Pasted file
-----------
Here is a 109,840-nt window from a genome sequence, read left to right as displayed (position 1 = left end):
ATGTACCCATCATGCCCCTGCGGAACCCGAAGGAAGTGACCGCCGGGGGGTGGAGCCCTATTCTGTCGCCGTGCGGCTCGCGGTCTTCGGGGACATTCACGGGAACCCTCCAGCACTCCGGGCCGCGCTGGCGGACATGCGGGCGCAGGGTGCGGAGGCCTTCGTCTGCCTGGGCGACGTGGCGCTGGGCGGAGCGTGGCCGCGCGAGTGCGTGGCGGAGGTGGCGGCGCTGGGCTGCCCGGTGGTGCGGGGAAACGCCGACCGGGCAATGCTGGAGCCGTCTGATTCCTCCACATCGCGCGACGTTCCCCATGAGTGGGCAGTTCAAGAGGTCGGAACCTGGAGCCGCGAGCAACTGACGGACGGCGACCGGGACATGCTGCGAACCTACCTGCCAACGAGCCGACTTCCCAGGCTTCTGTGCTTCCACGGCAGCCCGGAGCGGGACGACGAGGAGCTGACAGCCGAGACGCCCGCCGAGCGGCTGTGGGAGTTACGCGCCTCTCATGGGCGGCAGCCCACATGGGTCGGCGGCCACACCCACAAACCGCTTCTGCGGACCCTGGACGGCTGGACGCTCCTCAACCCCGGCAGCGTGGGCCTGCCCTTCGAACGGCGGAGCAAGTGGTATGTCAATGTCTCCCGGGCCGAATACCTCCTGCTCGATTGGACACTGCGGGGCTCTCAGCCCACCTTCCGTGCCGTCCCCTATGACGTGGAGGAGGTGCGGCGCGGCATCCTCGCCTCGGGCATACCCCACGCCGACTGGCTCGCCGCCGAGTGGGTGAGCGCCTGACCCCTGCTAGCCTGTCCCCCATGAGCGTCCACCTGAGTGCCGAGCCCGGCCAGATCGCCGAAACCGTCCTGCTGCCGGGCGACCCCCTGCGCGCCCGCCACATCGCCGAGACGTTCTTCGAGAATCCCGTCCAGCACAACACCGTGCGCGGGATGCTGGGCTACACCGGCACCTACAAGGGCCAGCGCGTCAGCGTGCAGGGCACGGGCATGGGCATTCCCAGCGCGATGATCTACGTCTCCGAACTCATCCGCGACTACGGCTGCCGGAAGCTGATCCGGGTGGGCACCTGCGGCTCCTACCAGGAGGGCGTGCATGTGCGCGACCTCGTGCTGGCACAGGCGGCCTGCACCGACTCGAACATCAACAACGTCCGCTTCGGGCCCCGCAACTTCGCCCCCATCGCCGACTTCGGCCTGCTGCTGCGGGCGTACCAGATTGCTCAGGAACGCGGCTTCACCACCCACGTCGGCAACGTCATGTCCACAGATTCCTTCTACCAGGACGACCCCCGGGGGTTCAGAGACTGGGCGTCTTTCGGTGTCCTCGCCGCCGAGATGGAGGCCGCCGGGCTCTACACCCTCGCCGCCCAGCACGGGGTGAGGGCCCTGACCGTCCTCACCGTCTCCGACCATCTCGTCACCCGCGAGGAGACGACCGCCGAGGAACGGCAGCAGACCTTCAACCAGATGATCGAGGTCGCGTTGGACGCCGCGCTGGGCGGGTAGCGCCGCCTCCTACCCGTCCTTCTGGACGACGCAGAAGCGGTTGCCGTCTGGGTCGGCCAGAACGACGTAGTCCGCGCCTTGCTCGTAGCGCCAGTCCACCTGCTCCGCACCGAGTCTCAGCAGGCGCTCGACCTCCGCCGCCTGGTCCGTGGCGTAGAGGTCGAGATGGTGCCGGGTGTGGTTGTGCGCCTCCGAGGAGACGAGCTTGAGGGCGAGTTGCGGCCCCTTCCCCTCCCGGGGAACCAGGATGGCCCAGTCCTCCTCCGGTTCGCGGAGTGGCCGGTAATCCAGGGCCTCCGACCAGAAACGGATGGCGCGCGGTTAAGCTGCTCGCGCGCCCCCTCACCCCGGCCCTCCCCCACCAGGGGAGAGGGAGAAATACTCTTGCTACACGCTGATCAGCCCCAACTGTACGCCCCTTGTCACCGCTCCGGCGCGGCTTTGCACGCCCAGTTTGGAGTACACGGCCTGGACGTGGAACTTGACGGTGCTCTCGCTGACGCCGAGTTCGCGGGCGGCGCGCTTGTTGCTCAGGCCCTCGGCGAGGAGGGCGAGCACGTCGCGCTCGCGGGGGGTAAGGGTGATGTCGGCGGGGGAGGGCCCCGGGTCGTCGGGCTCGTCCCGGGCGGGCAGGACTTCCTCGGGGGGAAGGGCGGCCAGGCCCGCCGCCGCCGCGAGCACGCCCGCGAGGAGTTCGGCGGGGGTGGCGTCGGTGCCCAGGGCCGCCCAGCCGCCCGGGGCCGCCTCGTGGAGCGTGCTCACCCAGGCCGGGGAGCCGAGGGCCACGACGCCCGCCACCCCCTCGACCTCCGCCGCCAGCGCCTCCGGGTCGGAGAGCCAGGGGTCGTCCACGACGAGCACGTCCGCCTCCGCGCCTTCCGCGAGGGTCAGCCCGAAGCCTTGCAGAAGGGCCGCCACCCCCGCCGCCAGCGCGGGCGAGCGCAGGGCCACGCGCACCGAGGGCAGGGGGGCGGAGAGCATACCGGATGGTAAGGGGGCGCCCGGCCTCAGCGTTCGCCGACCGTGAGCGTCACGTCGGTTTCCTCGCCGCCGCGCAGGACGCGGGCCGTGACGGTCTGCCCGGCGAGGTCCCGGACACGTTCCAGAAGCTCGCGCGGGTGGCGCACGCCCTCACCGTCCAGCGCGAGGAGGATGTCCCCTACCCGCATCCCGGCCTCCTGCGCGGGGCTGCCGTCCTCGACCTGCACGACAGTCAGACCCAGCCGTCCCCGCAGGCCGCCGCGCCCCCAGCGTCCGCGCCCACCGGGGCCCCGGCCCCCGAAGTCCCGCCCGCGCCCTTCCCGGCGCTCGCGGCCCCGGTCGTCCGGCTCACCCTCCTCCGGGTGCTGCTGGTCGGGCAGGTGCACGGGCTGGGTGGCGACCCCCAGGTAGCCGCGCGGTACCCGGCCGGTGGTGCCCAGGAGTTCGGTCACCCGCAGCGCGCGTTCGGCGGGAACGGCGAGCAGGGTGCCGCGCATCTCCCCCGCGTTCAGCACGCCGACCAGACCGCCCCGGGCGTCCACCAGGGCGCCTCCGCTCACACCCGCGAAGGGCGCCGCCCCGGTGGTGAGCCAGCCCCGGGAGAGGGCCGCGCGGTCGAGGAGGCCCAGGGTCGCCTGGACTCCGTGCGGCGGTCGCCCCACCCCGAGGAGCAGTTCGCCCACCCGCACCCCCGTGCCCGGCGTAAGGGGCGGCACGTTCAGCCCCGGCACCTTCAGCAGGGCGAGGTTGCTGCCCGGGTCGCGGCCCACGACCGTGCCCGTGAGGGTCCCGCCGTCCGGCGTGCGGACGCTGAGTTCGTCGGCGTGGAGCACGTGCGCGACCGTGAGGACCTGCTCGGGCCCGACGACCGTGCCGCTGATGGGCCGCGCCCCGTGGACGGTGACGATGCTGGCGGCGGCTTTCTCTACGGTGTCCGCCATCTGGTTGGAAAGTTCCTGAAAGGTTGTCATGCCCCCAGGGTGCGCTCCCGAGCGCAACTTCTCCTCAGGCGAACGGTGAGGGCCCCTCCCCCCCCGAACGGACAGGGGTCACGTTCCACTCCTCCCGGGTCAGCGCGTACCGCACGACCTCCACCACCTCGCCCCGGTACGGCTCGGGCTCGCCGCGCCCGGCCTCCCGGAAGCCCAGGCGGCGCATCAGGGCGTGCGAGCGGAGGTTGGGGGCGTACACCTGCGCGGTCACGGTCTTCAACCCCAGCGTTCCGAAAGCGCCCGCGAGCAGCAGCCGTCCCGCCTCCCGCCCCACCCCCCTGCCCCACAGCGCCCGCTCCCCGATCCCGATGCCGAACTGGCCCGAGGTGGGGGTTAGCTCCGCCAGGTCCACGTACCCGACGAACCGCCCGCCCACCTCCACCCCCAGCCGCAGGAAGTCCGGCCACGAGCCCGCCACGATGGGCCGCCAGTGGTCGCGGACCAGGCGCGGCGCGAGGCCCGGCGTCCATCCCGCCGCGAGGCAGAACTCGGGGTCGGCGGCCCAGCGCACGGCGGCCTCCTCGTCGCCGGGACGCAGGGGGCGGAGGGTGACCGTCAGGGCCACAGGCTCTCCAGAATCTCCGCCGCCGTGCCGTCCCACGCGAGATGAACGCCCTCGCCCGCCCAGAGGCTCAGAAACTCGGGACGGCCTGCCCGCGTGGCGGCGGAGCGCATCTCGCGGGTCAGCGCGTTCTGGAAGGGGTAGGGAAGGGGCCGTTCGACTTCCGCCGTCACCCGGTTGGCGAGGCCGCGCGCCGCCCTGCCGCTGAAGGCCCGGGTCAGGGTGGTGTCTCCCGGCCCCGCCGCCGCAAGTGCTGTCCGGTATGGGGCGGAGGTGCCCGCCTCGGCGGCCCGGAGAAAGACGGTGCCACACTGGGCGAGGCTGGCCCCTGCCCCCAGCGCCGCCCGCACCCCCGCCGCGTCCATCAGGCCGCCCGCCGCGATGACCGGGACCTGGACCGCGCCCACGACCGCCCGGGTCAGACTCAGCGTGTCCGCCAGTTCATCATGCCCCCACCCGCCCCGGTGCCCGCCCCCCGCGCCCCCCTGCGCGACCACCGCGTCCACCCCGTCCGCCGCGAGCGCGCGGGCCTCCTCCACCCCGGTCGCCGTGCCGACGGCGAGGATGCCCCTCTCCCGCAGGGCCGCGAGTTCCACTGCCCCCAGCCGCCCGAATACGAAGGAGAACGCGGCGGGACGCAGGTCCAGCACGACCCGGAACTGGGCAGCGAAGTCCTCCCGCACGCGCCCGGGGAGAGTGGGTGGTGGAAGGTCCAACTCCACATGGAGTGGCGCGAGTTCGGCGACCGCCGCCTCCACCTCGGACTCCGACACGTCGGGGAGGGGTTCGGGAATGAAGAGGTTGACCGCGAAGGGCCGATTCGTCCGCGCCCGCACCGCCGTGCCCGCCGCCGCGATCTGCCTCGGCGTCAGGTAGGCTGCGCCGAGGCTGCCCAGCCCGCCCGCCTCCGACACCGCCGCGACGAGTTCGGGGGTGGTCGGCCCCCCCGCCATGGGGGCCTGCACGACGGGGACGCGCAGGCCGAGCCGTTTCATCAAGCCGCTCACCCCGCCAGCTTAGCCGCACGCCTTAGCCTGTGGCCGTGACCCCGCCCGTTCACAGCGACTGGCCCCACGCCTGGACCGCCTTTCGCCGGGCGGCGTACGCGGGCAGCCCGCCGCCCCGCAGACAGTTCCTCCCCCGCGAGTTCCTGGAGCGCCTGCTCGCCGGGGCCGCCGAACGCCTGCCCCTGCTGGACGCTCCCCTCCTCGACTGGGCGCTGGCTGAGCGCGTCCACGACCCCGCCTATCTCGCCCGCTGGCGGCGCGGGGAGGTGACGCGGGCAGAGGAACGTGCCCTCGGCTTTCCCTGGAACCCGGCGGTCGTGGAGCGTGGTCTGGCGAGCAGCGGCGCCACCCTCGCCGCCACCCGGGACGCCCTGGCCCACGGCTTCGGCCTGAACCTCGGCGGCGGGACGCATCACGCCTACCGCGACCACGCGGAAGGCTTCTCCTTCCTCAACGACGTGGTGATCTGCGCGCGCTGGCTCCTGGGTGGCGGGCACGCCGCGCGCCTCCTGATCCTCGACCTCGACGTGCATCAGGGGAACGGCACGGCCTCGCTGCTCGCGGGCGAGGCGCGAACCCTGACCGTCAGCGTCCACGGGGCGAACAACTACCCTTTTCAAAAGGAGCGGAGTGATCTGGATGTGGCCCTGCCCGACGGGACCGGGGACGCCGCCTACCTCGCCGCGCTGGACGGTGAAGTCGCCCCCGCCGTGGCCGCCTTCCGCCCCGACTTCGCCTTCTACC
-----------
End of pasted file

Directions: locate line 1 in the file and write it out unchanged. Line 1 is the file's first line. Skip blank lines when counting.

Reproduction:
Here is a 109,840-nt window from a genome sequence, read left to right as displayed (position 1 = left end):